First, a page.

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Video Upholding cassava's potential in Africa

TLF ID M017163

This is a video about the importance of cassava for food security in Africa and how the Regional Cassava Initiative supported small-scale farmers whose crops were affected by viral diseases. Plant virologist James Legg explains the extent of the problem and how the viruses are transmitted, and Burundi farmer Aoron Sebomana tells of the impact of virus infection and how the Initiative helped. Agronomist Salvator Kaboneka outlines how the provision of clean cassava varieties led to stable prices, and Patrick Seruyange from the European Union describes how the Initiative was challenged by a new epidemic. The video concludes that still more effort is needed to sustain cassava growing in Africa.




Educational details

Educational value
  • This is a valuable resource for the food and fibre component of the science and geography curriculums for years 7 to 9. It is of considerable value for the year 9 geography unit of study Biomes and food security, especially for content descriptions about the environmental factors that influence crop yields across the world, and the capacity of the world's environments to sustainably feed the projected future population to achieve food security for the world. Cassava is an important food staple that is extensively cultivated in tropical and subtropical biomes for its edible starchy, tuberous root.
  • The video is also of value for the Science as a Human Endeavour strand in years 7 and 8, particularly for the content descriptions about how science understanding influences the development of practices in areas of human activity such as agriculture, and how people use understanding and skills from across the disciplines of science in their occupations. Scientific research was a pillar of the Regional Cassava Initiative and the video illustrates the importance of breeding virus-resistant cassava varieties and training farmers to recognise and respond to early signs of viral infection.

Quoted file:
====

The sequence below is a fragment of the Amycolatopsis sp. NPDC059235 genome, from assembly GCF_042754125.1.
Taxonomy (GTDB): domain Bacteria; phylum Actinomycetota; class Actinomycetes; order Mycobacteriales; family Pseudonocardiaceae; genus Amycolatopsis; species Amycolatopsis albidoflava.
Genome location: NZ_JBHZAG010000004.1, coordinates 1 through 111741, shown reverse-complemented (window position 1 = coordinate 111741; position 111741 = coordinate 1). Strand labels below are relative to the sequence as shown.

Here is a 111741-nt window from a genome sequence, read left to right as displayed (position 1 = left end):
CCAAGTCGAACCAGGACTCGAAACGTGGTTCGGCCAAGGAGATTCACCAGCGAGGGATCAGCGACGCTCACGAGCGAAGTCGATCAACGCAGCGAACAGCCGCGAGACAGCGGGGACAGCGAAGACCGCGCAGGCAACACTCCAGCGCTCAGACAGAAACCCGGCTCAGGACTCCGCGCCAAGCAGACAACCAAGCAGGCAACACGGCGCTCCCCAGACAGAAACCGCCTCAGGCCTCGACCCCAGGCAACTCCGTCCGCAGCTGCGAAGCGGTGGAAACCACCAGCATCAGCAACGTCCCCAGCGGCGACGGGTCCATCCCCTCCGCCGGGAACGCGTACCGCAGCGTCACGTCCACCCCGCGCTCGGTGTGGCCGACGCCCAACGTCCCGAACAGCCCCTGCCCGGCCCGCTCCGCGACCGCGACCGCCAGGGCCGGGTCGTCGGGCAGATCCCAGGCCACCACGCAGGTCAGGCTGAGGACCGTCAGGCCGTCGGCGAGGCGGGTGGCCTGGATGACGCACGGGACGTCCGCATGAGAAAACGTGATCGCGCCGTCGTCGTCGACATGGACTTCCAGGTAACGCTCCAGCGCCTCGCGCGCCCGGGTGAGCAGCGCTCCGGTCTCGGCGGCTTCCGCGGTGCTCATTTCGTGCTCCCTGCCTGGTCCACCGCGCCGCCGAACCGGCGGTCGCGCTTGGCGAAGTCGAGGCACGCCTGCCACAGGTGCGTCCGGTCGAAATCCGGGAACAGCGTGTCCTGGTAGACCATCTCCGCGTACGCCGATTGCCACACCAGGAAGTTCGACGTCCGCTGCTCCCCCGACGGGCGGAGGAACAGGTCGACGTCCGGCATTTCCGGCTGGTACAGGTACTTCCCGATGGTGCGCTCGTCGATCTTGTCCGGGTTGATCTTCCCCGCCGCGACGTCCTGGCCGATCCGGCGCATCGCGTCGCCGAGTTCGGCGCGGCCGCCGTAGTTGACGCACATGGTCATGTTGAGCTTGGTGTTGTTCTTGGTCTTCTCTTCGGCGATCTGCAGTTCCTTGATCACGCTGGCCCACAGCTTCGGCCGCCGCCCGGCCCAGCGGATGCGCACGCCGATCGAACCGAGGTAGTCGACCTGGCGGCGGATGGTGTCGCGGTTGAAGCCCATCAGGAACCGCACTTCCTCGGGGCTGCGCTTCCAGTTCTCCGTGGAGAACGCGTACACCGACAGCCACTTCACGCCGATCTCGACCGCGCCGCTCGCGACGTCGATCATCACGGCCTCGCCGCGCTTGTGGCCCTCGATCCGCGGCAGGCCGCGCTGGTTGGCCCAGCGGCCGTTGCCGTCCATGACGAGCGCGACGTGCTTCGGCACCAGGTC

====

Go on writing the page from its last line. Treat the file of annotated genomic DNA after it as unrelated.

• The Regional Cassava Initiative was a partnership project in seven Central African countries to restore cassava-based production systems. The partnership established systems to research, raise and distribute virus-free cassava planting material. It promoted better cassava growing, processing and conservation practices among farmers and brought about some improvement in early warning systems for better control and management of cassava-related diseases. It was funded by the European Union and coordinated by the Food and Agriculture Organization from 2006 to 2013.
Year level

7; 8; 9

Other details

Contributors
  • Contributor
  • Name: Education Services Australia
  • Organization: Education Services Australia
  • Description: Data manager
  • Address: VIC, AUSTRALIA
  • URL: http://www.esa.edu.au/
  • Copyright Holder
  • Name: Food and Agriculture Organization of the UN
  • Organization: Food and Agriculture Organization of the UN
  • URL: http://www.fao.org/home/en/
  • Publisher
  • Name: Food and Agriculture Organization of the UN
  • Organization: Food and Agriculture Organization of the UN
  • Description: Publisher
  • URL: http://www.fao.org/home/en/
  • Resource metadata contributed by
  • Name: Education Services Australia Ltd
  • Organisation: Education Services Australia Ltd
  • Address: AUSTRALIA
  • URL: www.esa.edu.au
Access profile
  • Unknown
Learning Resource Type
  • Video
Rights
  • © FAO, 2014. This material may be used in accordance with the Standard YouTube License at http://www.youtube.com/t/terms.